Elizabeth Dickinson (GR) quickly stated she’s the Green party candidate with experience working with the Minnesota aids project and that the main difference she has from the guys is that she’s running to bring green jobs to Saint Paul.
In the limited amount of time, they covered some cursory issues including:
$15 minimum wage.
Dickinson was in support feeling that property is disproportionate amongst people of color and it does not put businesses out of business
Harris also supports a $15 minimum wage stating that he supported it as a member of the Metropolitan Airport Commission when they were pushing for a $15 minimum wage for baggage handlers. He wants to protect against job loss inflation in managing taxes and regulation.
Thao didn’t answer the question, he waffled. He says he wants to invite businesses to the table but seems to have changed his opinion on the minimum wage which as we understand has been a point of contention between him and the mung Chamber of Commerce.
Carter emphasized being the first candidate to have stated his favorable position for the $15 minimum wage. He believes it’s an investment in creating a stable family and neighborhood and providing better opportunities for education.
Holden supports it in a patchwork fashion for certain businesses that can afford it agrees that it will fix the party problem and promote additiona commerce, but discussed the fact that some businesses cannot handle a $15 minimum wage.
Goldstein supports the effort to get everyone to a $15 minimum wage your plugs targets movement towards a $15 minimum wage but also believes that a $15 minimum wage is not adequate unless you also have a healthcare system in place.
Holden believes it’s all about respect and that people need to listen to one another.
Goldstein sees it as an opportunity if you don’t have housing and jobs in low-income neighborhoods everything should be like Highland Park. He believes that solar jobs are one of the answers.
Harris also sees it as an opportunity started to discuss his bald jobs program with access to capital in Summit University and on the east side of St. Paul targeting schools with more dollars in the classroom and I focus on jobs-education housing.
Carter wants to eliminate racial discrimination and it’s all involved in the same goals which are to improve education and jobs.
Thao stressed the fact that he is an example of somebody who has experienced racial inequities as an immigrant coming to this country as a child and living in subsidized housing.
Dickinson supports in hiring 40% people of color for city jobs and supports the forthcoming Bigelow foundation recommendations.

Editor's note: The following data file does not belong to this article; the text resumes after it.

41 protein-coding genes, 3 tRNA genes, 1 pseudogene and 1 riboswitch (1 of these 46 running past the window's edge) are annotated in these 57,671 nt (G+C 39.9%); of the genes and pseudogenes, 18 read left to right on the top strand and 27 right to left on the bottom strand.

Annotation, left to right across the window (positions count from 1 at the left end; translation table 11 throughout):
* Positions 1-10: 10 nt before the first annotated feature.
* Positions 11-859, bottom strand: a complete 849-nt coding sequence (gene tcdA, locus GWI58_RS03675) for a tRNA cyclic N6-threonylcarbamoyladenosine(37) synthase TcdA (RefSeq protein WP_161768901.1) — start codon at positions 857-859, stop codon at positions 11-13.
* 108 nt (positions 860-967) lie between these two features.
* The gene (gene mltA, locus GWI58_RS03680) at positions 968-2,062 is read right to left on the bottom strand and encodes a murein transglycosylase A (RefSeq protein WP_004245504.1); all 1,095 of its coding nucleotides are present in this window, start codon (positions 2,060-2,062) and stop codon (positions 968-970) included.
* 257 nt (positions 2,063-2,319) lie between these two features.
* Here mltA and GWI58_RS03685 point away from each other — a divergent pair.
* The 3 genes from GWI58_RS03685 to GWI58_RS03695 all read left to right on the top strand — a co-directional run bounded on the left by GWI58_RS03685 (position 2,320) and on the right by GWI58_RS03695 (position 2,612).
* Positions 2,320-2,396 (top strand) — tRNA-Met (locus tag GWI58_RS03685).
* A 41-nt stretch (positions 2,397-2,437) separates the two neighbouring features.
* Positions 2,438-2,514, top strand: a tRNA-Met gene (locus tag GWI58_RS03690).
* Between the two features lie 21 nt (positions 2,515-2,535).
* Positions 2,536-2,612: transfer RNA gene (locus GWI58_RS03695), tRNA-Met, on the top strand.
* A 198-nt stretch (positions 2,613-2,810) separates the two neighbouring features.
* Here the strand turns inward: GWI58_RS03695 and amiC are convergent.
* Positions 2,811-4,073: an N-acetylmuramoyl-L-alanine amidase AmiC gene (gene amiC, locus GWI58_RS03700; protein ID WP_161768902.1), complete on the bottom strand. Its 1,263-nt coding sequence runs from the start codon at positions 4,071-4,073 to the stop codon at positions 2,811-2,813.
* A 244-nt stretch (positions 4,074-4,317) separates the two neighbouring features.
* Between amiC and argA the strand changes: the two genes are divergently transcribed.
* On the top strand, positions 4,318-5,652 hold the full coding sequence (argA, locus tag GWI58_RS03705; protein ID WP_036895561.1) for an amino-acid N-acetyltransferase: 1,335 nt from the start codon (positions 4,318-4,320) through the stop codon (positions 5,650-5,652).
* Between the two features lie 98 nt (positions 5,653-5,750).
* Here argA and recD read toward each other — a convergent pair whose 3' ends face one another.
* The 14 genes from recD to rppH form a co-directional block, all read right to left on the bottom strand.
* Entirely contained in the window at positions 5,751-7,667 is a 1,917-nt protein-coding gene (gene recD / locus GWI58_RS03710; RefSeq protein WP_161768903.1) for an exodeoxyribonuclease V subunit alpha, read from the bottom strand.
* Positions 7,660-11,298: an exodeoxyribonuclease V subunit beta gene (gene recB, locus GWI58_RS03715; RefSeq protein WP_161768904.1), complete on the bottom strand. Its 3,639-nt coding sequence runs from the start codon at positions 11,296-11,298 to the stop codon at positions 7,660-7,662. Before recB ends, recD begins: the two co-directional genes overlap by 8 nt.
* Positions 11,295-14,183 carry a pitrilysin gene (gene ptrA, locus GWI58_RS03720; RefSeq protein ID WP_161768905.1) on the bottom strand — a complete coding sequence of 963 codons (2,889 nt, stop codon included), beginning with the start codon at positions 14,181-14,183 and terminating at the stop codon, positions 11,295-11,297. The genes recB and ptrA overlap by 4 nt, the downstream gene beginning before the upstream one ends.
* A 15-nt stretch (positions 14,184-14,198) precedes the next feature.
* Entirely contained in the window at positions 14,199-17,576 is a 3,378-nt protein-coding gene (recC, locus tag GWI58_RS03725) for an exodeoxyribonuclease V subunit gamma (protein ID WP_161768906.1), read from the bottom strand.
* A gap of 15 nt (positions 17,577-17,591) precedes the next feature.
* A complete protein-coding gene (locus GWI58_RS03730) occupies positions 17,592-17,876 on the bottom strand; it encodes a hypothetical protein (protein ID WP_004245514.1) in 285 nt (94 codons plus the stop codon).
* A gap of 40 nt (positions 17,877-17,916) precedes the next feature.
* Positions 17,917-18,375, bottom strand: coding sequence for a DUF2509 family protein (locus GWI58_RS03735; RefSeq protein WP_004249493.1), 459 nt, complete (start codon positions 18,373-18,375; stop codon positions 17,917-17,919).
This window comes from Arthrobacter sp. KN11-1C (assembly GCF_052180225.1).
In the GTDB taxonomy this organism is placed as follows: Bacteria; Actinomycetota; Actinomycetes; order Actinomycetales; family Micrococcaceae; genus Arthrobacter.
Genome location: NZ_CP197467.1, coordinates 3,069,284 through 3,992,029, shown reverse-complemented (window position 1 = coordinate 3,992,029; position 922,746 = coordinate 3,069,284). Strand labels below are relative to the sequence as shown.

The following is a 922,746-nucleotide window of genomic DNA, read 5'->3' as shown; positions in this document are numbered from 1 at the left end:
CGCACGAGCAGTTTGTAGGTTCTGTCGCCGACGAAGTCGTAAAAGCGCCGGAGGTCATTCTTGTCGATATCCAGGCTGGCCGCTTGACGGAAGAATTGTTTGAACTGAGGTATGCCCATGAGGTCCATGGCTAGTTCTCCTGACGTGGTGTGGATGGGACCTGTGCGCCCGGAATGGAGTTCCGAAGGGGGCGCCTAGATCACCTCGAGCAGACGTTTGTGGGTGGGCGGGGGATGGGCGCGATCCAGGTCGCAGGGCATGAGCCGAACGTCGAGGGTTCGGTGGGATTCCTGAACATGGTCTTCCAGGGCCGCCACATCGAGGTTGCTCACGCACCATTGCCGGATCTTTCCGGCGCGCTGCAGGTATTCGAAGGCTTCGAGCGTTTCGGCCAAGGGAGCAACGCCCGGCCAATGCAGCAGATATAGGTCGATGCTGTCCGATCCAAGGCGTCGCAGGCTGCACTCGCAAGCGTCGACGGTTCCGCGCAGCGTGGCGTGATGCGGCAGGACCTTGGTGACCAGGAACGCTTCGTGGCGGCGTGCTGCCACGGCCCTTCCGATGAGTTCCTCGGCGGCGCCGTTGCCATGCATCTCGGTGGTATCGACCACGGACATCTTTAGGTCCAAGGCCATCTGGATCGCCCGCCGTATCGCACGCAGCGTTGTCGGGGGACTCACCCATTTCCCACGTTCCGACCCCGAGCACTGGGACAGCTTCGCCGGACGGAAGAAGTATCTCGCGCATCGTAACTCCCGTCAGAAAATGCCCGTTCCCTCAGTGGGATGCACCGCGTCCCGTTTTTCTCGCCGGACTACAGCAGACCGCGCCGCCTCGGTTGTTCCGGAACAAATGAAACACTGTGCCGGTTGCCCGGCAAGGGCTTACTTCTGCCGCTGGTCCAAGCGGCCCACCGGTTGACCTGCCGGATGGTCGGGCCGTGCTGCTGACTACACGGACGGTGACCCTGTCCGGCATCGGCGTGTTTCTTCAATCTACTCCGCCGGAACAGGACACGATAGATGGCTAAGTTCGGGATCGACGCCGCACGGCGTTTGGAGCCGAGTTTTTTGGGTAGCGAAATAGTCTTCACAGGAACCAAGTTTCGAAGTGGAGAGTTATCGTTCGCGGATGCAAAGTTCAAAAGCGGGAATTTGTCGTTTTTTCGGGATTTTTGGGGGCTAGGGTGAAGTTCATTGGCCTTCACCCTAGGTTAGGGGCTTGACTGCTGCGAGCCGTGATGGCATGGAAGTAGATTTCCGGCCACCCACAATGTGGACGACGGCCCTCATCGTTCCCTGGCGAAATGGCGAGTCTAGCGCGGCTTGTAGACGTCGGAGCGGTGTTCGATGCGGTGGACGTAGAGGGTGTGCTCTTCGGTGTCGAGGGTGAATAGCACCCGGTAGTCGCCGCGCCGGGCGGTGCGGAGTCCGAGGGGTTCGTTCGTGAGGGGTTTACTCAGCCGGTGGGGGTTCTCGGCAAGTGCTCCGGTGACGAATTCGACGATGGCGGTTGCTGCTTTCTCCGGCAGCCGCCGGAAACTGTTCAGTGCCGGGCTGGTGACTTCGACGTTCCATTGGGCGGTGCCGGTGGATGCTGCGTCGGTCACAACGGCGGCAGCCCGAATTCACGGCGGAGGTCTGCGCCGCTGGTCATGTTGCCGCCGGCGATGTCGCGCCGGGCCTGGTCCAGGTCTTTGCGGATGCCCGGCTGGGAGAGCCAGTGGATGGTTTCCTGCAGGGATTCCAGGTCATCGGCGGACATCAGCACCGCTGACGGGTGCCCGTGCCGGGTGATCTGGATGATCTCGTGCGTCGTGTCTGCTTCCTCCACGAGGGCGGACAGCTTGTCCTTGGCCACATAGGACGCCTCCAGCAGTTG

During one moment in the forum a question was asked about the Amazon contest for various cities to come forward with proposals to encourage the siting of the second corporate headquarters. As a device, they suggested that Amazon President Jeff Bezos was in the audience and what would you say to him.
Thao missed the question altogether Holden talked about how if we could bring Amazon here it might help fill the downtown.
Goldstein remarked flippantly asking “are you lost” and then went on to saying that the Ford plant site would have been a great distribution spot not Shakopee and stressed the need to negotiate across the table.
Harris said that he would stress education the private colleges and university of Minnesota in addition to transit and then also discussed the Ford site and then said well you could stop over to my house will have some food and make some things happen.
Carter said we should look at all other cities and compare are we looking for a 21st-century transportation system navigation system of our schools and our colleges and in comparison Saint Paul comes out on top.
Carter stressed that the budget is a values document and we should focus on expanding our cities opportunities.
Harris discussed efficiencies general fund financing Public Safety and restructuring the cities’ debt. Recommending that you run the city like a business.
Goldstein called for the hiring of an independent city auditor and how the city could save $21 million if it weren’t for obligations based on tax increment financing.
Dickinson agreed with Harris regarding restructuring the debt. She also agreed with Goldstein on the tax increment financing issues and called for a freezing of senior’s property taxes where their obligation would be for filled after they leave their home. Meaning creating a specific debt that is tied to that property from his past residents.
Holden said that there are 12 departments they need to be looked at and there needs to be a financial audit.